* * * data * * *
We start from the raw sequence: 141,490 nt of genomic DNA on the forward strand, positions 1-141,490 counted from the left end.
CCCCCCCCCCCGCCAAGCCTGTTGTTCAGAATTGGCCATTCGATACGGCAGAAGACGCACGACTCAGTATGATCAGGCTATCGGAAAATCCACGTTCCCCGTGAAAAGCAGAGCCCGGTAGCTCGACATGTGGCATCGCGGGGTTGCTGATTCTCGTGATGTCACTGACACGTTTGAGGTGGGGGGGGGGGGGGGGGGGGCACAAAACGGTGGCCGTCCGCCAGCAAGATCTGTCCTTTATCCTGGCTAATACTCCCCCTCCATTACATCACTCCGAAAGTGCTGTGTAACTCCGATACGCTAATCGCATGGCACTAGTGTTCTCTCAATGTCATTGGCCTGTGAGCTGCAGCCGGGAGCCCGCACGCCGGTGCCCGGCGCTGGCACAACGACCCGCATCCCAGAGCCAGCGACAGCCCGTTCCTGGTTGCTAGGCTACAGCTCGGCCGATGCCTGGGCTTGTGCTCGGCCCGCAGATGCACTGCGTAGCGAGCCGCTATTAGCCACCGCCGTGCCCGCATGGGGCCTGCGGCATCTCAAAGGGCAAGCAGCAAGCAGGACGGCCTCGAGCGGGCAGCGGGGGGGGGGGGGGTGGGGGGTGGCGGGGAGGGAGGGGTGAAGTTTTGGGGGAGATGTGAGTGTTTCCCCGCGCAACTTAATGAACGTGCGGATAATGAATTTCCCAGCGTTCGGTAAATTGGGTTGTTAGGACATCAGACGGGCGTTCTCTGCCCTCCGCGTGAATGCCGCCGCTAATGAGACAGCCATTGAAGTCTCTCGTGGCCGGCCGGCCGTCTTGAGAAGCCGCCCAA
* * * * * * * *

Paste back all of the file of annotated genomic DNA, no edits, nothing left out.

We start from the raw sequence: 141,490 nt of genomic DNA on the forward strand, positions 1-141,490 counted from the left end.
CCCCCCCCCCCGCCAAGCCTGTTGTTCAGAATTGGCCATTCGATACGGCAGAAGACGCACGACTCAGTATGATCAGGCTATCGGAAAATCCACGTTCCCCGTGAAAAGCAGAGCCCGGTAGCTCGACATGTGGCATCGCGGGGTTGCTGATTCTCGTGATGTCACTGACACGTTTGAGGTGGGGGGGGGGGGGGGGGGGGCACAAAACGGTGGCCGTCCGCCAGCAAGATCTGTCCTTTATCCTGGCTAATACTCCCCCTCCATTACATCACTCCGAAAGTGCTGTGTAACTCCGATACGCTAATCGCATGGCACTAGTGTTCTCTCAATGTCATTGGCCTGTGAGCTGCAGCCGGGAGCCCGCACGCCGGTGCCCGGCGCTGGCACAACGACCCGCATCCCAGAGCCAGCGACAGCCCGTTCCTGGTTGCTAGGCTACAGCTCGGCCGATGCCTGGGCTTGTGCTCGGCCCGCAGATGCACTGCGTAGCGAGCCGCTATTAGCCACCGCCGTGCCCGCATGGGGCCTGCGGCATCTCAAAGGGCAAGCAGCAAGCAGGACGGCCTCGAGCGGGCAGCGGGGGGGGGGGGGGTGGGGGGTGGCGGGGAGGGAGGGGTGAAGTTTTGGGGGAGATGTGAGTGTTTCCCCGCGCAACTTAATGAACGTGCGGATAATGAATTTCCCAGCGTTCGGTAAATTGGGTTGTTAGGACATCAGACGGGCGTTCTCTGCCCTCCGCGTGAATGCCGCCGCTAATGAGACAGCCATTGAAGTCTCTCGTGGCCGGCCGGCCGTCTTGAGAAGCCGCCCAA